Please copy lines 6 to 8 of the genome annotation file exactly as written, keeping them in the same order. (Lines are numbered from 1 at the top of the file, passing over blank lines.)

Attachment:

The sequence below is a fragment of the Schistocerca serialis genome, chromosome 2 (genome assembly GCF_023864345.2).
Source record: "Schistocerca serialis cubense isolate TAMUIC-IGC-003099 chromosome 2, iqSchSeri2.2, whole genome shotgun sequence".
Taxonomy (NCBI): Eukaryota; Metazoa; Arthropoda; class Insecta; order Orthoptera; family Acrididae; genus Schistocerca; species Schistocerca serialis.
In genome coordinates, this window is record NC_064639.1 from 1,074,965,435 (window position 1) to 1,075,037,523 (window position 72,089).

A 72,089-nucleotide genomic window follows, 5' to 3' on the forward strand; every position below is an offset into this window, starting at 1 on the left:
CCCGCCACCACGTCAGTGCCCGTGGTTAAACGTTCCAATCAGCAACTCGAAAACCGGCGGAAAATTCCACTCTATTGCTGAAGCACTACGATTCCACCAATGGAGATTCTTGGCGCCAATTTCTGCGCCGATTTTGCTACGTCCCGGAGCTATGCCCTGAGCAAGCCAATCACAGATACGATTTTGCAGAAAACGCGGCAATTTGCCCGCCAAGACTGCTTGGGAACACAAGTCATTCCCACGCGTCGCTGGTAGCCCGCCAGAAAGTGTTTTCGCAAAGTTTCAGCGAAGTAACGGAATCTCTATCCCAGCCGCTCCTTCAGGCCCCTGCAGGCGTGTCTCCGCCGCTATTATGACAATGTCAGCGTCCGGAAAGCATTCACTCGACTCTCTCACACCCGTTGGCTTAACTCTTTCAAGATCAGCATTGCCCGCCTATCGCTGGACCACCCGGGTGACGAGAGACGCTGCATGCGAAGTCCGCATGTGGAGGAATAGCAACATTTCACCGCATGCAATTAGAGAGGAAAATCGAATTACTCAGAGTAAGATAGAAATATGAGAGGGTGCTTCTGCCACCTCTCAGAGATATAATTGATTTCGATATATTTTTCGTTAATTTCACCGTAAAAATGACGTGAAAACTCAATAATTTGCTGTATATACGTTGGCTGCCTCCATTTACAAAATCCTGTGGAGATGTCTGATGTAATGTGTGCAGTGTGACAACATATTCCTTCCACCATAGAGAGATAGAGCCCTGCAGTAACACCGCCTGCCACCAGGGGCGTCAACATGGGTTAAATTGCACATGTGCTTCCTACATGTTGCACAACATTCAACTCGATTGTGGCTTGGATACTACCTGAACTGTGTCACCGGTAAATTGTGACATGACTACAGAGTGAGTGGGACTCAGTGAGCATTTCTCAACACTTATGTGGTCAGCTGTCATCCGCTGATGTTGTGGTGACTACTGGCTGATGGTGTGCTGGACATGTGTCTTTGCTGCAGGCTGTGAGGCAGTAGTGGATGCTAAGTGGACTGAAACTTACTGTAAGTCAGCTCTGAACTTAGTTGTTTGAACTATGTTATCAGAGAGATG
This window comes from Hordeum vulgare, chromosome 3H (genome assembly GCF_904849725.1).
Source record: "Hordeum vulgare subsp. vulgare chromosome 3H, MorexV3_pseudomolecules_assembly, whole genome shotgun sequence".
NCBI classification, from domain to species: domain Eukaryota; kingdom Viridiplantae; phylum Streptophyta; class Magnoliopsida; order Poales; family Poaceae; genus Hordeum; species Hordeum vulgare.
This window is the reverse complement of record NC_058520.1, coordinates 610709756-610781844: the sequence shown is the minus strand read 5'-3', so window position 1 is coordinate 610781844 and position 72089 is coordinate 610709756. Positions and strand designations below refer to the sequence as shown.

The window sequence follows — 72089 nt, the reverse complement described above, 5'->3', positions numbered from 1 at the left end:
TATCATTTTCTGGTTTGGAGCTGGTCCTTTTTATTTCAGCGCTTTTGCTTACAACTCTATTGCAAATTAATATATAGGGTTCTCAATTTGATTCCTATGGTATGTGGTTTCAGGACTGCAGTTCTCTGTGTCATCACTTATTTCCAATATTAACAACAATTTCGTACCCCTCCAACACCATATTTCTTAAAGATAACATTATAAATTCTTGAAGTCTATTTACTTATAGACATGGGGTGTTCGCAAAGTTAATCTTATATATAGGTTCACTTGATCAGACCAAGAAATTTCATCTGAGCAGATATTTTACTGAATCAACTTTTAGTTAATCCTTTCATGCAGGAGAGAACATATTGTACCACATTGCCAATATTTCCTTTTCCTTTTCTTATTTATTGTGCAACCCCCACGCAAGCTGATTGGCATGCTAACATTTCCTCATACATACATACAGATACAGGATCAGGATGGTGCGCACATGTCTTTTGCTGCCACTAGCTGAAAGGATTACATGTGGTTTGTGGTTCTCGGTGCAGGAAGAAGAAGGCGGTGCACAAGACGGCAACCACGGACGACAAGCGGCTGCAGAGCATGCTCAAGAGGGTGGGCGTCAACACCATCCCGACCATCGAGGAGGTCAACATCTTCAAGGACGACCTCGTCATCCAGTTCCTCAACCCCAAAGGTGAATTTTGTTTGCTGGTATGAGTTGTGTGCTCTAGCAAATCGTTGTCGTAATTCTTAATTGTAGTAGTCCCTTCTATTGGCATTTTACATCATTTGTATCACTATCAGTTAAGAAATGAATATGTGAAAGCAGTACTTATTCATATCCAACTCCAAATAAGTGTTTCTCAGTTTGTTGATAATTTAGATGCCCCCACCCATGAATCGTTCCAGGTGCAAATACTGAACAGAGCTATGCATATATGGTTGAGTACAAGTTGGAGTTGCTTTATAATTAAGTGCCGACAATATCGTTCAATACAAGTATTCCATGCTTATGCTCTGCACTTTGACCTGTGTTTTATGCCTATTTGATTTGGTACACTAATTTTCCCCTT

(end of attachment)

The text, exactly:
CCCGCCACCACGTCAGTGCCCGTGGTTAAACGTTCCAATCAGCAACTCGAAAACCGGCGGAAAATTCCACTCTATTGCTGAAGCACTACGATTCCACCAATGGAGATTCTTGGCGCCAATTTCTGCGCCGATTTTGCTACGTCCCGGAGCTATGCCCTGAGCAAGCCAATCACAGATACGATTTTGCAGAAAACGCGGCAATTTGCCCGCCAAGACTGCTTGGGAACACAAGTCATTCCCACGCGTCGCTGGTAGCCCGCCAGAAAGTGTTTTCGCAAAGTTTCAGCGAAGTAACGGAATCTCTATCCCAGCCGCTCCTTCAGGCCCCTGCAGGCGTGTCTCCGCCGCTATTATGACAATGTCAGCGTCCGGAAAGCATTCACTCGACTCTCTCACACCCGTTGGCTTAACTCTTTCAAGATCAGCATTGCCCGCCTATCGCTGGACCACCCGGGTGACGAGAGACGCTGCATGCGAAGTCCGCATGTGGAGGAATAGCAACATTTCACCGCATGCAATTAGAGAGGAAAATCGAATTACTCAGAGTAAGATAGAAATATGAGAGGGTGCTTCTGCCACCTCTCAGAGATATAATTGATTTCGATATATTTTTCGTTAATTTCACCGTAAAAATGACGTGAAAACTCAATAATTTGCTGTATATACGTTGGCTGCCTCCATTTACAAAATCCTGTGGAGATGTCTGATGTAATGTGTGCAGTGTGACAACATATTCCTTCCACCATAGAGAGATAGAGCCCTGCAGTAACACCGCCTGCCACCAGGGGCGTCAACATGGGTTAAATTGCACATGTGCTTCCTACATGTTGCACAACATTCAACTCGATTGTGGCTTGGATACTACCTGAACTGTGTCACCGGTAAATTGTGACATGACTACAGAGTGAGTGGGACTCAGTGAGCATTTCTCAACACTTATGTGGTCAGCTGTCATCCGCTGATGTTGTGGTGACTACTGGCTGATGGTGTGCTGGACATGTGTCTTTGCTGCAGGCTGTGAGGCAGTAGTGGATGCTAAGTGGACTGAAACTTACTGTAAGTCAGCTCTGAACTTAGTTGTTTGAACTATGTTATCAGAGAGATG
This window comes from Hordeum vulgare, chromosome 3H (genome assembly GCF_904849725.1).
Source record: "Hordeum vulgare subsp. vulgare chromosome 3H, MorexV3_pseudomolecules_assembly, whole genome shotgun sequence".